Article Courtesy of The Las Vegas
By Jeff German
May 25, 2014
Three defendants charged along with Leon Benzer, the alleged mastermind of a scheme to take over Las Vegas-area homeowners associations, pleaded guilty in federal court Thursday in the high-profile case.
Maria Limon and brothers Jose Luis Alvarez and Rudolfo Alvarez-Rodriguez, all 46, were among 11 people, including Benzer, indicted by a federal grand jury last year in the Justice Department’s final push to charge conspirators in the massive fraud scheme.
|The three defendants each pleaded guilty to one felony count of conspiracy to commit wire and mail fraud. They all agreed to cooperate with federal prosecutors and pay restitution. Alvarez owes $184,200, Alvarez-Rodriguez $119,585 and Limon $24,000.
In return for their guilty pleas, prosecutors will recommend a lighter sentence for the defendants and the other charges against them will be dropped.
U.S. District Judge James Mahan set a Jan. 21 sentencing date for all three defendants, who are free on their own recognizance.
The HOA investigation, overseen by the Justice Department’s Fraud Section in Washington, D.C., is thought to be the largest
Brothers Rudolfo Alvarez-Rodriguez, third from left, and Jose Luis Alvarez, far right, leave Lloyd George Federal Courthouse Thursday, May 22, 2014.
corruption case federal authorities have brought in Southern Nevada. A total of 35 defendants now have pleaded guilty in the takeover scheme.
Another defendant, Ricky Anderson, is to plead guilty Friday.
Anderson, 50, imprisoned on a statutory rape conviction in Texas at the time of the indictment, was alleged to be an “enforcer” for
Benzer. His claims of being a ranking kung fu grandmaster led the FBI to code-name the sweeping investigation “Operation Grandmaster.”
All four defendants were accused of being straw buyers in the HOA takeover scheme, which ocurred between 2003 and 2009. A total of 11 HOAs are alleged to have been defrauded of millions of dollars.
The four deals this week follow a February plea agreement by co-defendant Barry Levinson, 47, a suspended attorney facing disbarment.
Benzer, 47, a former construction company boss, and five co-defendants are now left to stand trial in October on conspiracy and fraud charges.
In court Thursday, the lead Justice Department prosecutor, Deputy Chief Charles La Bella, told Mahan the government is preparing for the trial and will not accept plea deals with the remaining defendants unless they enter guilty pleas to all of the charges against them in the January 2013 indictment.
“We’re ready for trial,” La Bella said.
The remaining defendants are accused of conspiring to pack HOA boards to gain legal and construction defect contracts. Straw buyers were recruited to purchase condominiums at developments and then get elected to the HOA boards through bribery and rigged elections.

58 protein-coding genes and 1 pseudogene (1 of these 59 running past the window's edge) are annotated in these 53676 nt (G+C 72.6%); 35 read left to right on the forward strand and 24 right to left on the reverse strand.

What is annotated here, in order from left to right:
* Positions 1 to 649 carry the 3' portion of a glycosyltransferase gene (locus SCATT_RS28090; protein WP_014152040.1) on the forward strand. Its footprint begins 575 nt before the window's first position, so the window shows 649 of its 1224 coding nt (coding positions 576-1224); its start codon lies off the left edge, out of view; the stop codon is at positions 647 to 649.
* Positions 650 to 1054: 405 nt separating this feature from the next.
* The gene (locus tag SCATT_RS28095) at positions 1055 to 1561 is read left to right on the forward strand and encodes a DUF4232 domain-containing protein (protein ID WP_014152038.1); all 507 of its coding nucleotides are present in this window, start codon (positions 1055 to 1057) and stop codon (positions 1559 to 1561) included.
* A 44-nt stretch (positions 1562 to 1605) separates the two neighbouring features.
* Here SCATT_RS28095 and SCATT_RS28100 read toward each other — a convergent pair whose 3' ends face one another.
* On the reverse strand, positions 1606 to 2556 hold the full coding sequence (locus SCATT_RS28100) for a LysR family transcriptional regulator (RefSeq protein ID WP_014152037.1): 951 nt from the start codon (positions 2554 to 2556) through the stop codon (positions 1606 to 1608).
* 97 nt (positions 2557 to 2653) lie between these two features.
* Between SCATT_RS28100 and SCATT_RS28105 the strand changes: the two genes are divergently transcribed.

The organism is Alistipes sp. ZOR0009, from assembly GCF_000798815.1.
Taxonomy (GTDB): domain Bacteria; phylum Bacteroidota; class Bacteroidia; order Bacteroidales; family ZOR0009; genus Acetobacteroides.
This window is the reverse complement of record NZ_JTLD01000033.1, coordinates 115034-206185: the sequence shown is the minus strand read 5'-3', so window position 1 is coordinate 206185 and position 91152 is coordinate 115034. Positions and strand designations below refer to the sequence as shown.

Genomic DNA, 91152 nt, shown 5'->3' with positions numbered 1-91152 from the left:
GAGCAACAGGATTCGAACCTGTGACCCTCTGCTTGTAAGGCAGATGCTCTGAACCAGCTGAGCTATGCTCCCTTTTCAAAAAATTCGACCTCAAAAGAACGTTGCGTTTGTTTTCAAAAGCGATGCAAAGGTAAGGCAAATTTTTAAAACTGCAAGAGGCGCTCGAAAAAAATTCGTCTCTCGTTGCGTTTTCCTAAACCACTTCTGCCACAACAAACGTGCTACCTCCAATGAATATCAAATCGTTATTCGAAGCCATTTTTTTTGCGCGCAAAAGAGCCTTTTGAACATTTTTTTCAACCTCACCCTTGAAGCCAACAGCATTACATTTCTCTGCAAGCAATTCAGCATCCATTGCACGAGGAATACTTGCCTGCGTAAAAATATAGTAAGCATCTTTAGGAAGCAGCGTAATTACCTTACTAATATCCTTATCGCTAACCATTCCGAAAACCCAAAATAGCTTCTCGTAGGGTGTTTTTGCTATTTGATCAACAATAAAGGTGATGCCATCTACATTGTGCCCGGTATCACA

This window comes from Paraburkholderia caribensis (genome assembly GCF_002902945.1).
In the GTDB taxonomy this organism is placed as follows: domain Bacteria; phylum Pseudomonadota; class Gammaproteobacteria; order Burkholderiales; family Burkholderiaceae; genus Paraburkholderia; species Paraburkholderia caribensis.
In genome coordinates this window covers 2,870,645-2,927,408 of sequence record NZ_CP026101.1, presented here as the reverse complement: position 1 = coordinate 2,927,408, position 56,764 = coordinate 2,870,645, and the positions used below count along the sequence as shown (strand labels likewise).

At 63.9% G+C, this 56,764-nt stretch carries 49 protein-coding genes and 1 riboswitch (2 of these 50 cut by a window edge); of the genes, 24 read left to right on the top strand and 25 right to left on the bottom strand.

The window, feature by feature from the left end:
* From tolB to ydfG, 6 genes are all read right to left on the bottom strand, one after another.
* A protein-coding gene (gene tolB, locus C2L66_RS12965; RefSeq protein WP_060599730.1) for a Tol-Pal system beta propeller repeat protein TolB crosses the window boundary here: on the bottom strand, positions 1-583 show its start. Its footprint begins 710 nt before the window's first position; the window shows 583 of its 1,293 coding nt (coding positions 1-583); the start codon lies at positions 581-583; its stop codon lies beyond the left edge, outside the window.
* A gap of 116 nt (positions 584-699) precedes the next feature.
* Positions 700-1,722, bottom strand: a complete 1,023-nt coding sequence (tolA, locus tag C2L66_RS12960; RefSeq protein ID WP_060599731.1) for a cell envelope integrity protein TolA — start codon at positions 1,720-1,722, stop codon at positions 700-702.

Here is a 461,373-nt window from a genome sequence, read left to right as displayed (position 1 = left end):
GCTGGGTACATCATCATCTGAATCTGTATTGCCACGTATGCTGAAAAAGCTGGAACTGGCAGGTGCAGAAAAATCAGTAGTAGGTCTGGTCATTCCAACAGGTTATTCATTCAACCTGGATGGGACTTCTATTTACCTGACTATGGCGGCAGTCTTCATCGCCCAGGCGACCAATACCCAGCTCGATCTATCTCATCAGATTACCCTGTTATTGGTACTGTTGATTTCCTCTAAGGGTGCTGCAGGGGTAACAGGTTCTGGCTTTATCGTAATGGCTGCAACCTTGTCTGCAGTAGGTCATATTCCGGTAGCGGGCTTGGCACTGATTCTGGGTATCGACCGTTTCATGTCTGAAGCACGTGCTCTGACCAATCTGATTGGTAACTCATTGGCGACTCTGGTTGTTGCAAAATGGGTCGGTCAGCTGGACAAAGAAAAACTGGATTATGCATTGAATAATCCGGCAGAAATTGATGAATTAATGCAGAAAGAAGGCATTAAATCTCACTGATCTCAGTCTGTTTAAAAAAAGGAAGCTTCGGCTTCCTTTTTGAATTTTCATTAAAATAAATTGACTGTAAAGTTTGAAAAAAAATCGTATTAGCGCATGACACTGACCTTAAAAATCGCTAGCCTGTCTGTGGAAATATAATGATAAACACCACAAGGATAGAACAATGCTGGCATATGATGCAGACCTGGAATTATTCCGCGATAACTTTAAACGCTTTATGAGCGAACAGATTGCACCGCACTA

The long-running investigation became public in September 2008, when FBI agents and Las Vegas police conducted raids across the valley.
Benzer, the late construction defect lawyer Nancy Quon and others funneled $8 million through secret bank accounts to fund the scheme to land contracts worth millions of dollars more from the homeowners associations, prosecutors have alleged.
Quon committed suicide March 20, 2012, and was not charged in the case. Another attorney, David Amesbury, who had pleaded guilty, killed himself five days later.
In his plea agreement, Alvarez admitted that he furthered the takeover scheme by becoming a straw buyer of a condominium at Horizons at Seven Hills. He also got elected to the HOA board at
Vistana, where between 2005 and 2007 he voted to award repair work to Benzer’s company, Silver Lining Construction, and settle a construction defect lawsuit Quon handled for $19 million.
Alvarez-Rodriguez admitted in his agreement he acquired hidden ownership at Vistana and Horizons at Seven Hills between 2004 and 2007. He twice served on the Vistana board and intended to get a seat on the Horizons board.
While on the Vistana board, Alvarez-Rodriguez voted in 2005 to award Quon’s firm the construction defect litigation contract, according to his plea deal.
A couple of months after the 2008 federal raid in the HOA investigation, Alvarez-Rodriguez also admitted that he withdrew $450,000 from the HOA’s construction defect settlement account “for the sole purpose of enriching the co-conspirators at the expense of the bona fide homeowners.” The FBI has since recovered about $350,000 of that money.
Limon admitted in her plea agreement that she worked for a property management company, Crystal Management, that was controlled by Benzer to further the takeover scheme.
She also admitted lying to the FBI about the hidden owners of the company, which had been hired by the Chateau Nouveau homeowners association.